Yes, CBD oils made from marijuana (sativa or indica) can have higher concentrations of both CBD–as well as CBN and THC (the latter is the “main attraction” because it’s psychoactive). But because not everyone can lawfully buy them (and those who can must purchase in person from a state-licensed dispensary) and they’re not available online except to customers living in certain recreational-weed-legal states, they aren’t being reviewed here. Also, MJ-derived CBD oils are not as widely produced and sold.
As shown in the chart above, each cannabinoid offers different benefits for a wide variety of ailments. Notably, CBD offers most of the benefits of each cannabinoid combined. While there is no debate that CBD offers the most benefits compared to any single cannabinoid, many wonder if CBD alone is more effective for treating ailments than all the cannabinoids combined.
This may be a good place to point out that not all CBD products are created equal. The industry is still largely unregulated, and the quality and quantity of CBD in a given product will vary wildly. Third party testing definitely helps to monitor companies’ claims, but it’s still up to you as the consumer to do your homework on the best CBD products.
Basically there are a few types of oils. Full spectrum oils are ones that contain terpenes and other compounds. These type of oils tend to work better on specific conditions. Pure CBD is quite hard to come by if you don’t live in a medical or recreational state. There are other oils that also contain THC. The type of oil you need really depends on your medical condition and what you are looking to achieve
It was previously believed that CBD in its isolated form was more potent and concentrated than full spectrum CBD; however, in 2015, the theory was debunked by a study from the Lautenberg Center for General Tumor Immunology in Jerusalem. In the study, researchers administered full spectrum CBD and CBD isolate to two different groups of mice. When comparing the data of the two groups, the results proved that the group administered with full spectrum CBD were provided with higher levels of relief. Furthermore, the study demonstrated that full spectrum CBD continued to provide relief as the dose increased, while CBD Isolate did not provide the same effect when there was an increase in dosage.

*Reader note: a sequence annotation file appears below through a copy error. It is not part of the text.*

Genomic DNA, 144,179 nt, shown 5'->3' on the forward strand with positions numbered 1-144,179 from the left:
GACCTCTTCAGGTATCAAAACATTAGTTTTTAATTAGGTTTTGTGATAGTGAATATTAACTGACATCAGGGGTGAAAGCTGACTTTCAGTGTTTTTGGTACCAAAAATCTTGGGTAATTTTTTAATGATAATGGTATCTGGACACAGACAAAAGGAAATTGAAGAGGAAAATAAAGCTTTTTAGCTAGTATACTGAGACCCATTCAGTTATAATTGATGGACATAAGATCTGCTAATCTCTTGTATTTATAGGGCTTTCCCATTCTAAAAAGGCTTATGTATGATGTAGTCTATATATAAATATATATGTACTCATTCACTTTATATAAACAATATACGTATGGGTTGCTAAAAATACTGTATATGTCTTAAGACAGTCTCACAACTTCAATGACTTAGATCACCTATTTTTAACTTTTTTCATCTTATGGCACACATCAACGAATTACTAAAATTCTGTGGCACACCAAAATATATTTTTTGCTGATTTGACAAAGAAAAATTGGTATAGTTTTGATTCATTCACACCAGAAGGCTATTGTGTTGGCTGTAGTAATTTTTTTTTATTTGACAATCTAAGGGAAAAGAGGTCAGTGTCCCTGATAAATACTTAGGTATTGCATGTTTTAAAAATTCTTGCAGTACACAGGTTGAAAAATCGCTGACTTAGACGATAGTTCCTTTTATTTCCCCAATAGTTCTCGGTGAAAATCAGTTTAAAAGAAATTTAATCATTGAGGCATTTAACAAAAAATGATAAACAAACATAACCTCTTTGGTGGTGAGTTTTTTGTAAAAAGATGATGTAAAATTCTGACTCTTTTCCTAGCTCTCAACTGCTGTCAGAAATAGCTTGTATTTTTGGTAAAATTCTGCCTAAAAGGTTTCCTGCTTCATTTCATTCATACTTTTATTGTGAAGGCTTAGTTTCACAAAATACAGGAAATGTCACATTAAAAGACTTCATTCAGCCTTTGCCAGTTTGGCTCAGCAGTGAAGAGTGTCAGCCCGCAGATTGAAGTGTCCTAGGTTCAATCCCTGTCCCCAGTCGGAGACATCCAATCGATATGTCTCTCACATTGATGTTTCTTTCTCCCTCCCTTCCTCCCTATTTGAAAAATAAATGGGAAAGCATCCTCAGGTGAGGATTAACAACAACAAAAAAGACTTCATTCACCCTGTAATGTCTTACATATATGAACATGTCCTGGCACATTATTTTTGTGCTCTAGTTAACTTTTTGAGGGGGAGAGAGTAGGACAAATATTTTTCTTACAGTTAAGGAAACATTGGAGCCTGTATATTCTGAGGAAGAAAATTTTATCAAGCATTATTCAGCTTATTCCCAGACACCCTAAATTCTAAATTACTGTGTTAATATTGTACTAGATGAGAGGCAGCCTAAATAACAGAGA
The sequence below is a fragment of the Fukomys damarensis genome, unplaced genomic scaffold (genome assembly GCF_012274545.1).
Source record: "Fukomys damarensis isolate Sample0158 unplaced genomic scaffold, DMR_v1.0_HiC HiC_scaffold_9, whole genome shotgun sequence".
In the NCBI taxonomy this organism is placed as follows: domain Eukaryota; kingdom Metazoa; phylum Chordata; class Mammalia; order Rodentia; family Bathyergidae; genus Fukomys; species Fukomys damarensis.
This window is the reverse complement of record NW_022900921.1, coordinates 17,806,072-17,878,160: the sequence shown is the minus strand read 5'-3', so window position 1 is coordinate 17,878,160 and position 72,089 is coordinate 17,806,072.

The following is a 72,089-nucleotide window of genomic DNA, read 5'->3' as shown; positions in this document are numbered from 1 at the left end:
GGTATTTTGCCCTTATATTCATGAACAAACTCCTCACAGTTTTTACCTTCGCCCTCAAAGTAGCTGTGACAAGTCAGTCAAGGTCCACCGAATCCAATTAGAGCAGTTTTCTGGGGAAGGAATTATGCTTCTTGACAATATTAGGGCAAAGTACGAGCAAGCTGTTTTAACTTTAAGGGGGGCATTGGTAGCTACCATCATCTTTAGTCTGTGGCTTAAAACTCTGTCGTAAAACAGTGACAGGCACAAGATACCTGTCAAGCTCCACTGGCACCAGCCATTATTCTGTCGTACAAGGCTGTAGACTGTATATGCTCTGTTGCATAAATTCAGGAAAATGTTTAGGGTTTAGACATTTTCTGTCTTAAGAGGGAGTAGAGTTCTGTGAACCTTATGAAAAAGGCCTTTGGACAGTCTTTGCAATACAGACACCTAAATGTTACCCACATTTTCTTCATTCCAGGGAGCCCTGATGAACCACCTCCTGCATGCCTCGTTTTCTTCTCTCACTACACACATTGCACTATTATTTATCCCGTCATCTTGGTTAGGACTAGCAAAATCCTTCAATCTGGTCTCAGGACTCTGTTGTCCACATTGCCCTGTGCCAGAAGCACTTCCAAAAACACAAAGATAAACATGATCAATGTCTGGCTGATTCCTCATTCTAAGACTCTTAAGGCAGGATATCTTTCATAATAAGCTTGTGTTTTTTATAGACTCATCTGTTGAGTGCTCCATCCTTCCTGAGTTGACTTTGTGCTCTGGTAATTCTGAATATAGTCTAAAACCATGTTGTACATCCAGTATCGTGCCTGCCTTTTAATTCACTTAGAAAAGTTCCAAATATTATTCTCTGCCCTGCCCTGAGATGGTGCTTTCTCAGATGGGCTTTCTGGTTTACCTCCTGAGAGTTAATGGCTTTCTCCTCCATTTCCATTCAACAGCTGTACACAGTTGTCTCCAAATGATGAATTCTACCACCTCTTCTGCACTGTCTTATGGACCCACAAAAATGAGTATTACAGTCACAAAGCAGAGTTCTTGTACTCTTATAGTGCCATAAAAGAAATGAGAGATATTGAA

It sounds like the title of a children’s book, but like so much else that you learned in kindergarten, it’s true. Everyone’s body is different – but everyone’s endocannabinoid system is really unique. For reasons we don’t fully understand, receptors in the endocannabinoid system don’t respond predictably to cannabinoids from person to person. This lack of a predictable response makes standard dosing tricky.
This is a hugely beneficial effect of CBD. Free radicals are the culprits when it comes to oxidative damage and inflammation. But CBD’s antioxidant properties can help to combat the negative effects of everyday exposure to elements that increase the production of free radicals. These elements include pervasive, but hugely unsurprising, things like:
CBD (cannabidol) is gaining popularity as a hot term in the health and wellness world —and will continue to do so as more people come to understand how beneficial* it can be to the human body. But CBD isn’t the only phytocompound we’re excited about in our Charlotte’s Web hemp extract. That’s because our extract is more than just CBD. Among the beneficial* compounds that come from plants, we have more than 80 of them.
Due to its non-psychoactive healing properties, Cannabidiol (CBD) has become a very popular option for patients seeking a natural alternative to treat conditions such as chronic pain, anxiety, epilepsy, and more. As patients start to understand how CBD can be used to alleviate their symptoms, they are often faced with a choice between using products made from CBD Isolate or Full Spectrum CBD. So, what exactly is the difference between the two?